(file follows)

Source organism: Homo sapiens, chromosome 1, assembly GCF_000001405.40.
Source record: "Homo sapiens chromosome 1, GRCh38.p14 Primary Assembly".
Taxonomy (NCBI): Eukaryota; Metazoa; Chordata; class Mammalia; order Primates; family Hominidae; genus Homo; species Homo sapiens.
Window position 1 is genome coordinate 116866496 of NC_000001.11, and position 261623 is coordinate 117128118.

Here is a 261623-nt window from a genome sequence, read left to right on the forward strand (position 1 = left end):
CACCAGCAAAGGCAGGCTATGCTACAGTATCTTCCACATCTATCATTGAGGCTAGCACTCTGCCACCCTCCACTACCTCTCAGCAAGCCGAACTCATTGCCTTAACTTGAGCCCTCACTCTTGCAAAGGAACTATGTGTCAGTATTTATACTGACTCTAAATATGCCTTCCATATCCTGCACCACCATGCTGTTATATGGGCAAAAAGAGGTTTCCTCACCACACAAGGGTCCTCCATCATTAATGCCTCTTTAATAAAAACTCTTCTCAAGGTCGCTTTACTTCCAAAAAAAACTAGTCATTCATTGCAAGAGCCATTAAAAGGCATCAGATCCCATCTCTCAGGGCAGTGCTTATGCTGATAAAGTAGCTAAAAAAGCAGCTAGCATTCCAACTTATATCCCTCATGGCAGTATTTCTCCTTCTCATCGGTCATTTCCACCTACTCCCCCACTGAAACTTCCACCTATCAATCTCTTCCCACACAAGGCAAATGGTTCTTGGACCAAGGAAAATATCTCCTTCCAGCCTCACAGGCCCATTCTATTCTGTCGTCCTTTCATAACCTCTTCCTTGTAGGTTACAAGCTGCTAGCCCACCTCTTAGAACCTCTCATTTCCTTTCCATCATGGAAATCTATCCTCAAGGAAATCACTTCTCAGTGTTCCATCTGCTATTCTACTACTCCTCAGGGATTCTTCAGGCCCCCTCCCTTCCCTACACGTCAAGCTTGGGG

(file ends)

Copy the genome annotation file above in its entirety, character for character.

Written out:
Source organism: Homo sapiens, chromosome 1, assembly GCF_000001405.40.
Source record: "Homo sapiens chromosome 1, GRCh38.p14 Primary Assembly".
Taxonomy (NCBI): Eukaryota; Metazoa; Chordata; class Mammalia; order Primates; family Hominidae; genus Homo; species Homo sapiens.
Window position 1 is genome coordinate 116866496 of NC_000001.11, and position 261623 is coordinate 117128118.

Here is a 261623-nt window from a genome sequence, read left to right on the forward strand (position 1 = left end):
CACCAGCAAAGGCAGGCTATGCTACAGTATCTTCCACATCTATCATTGAGGCTAGCACTCTGCCACCCTCCACTACCTCTCAGCAAGCCGAACTCATTGCCTTAACTTGAGCCCTCACTCTTGCAAAGGAACTATGTGTCAGTATTTATACTGACTCTAAATATGCCTTCCATATCCTGCACCACCATGCTGTTATATGGGCAAAAAGAGGTTTCCTCACCACACAAGGGTCCTCCATCATTAATGCCTCTTTAATAAAAACTCTTCTCAAGGTCGCTTTACTTCCAAAAAAAACTAGTCATTCATTGCAAGAGCCATTAAAAGGCATCAGATCCCATCTCTCAGGGCAGTGCTTATGCTGATAAAGTAGCTAAAAAAGCAGCTAGCATTCCAACTTATATCCCTCATGGCAGTATTTCTCCTTCTCATCGGTCATTTCCACCTACTCCCCCACTGAAACTTCCACCTATCAATCTCTTCCCACACAAGGCAAATGGTTCTTGGACCAAGGAAAATATCTCCTTCCAGCCTCACAGGCCCATTCTATTCTGTCGTCCTTTCATAACCTCTTCCTTGTAGGTTACAAGCTGCTAGCCCACCTCTTAGAACCTCTCATTTCCTTTCCATCATGGAAATCTATCCTCAAGGAAATCACTTCTCAGTGTTCCATCTGCTATTCTACTACTCCTCAGGGATTCTTCAGGCCCCCTCCCTTCCCTACACGTCAAGCTTGGGG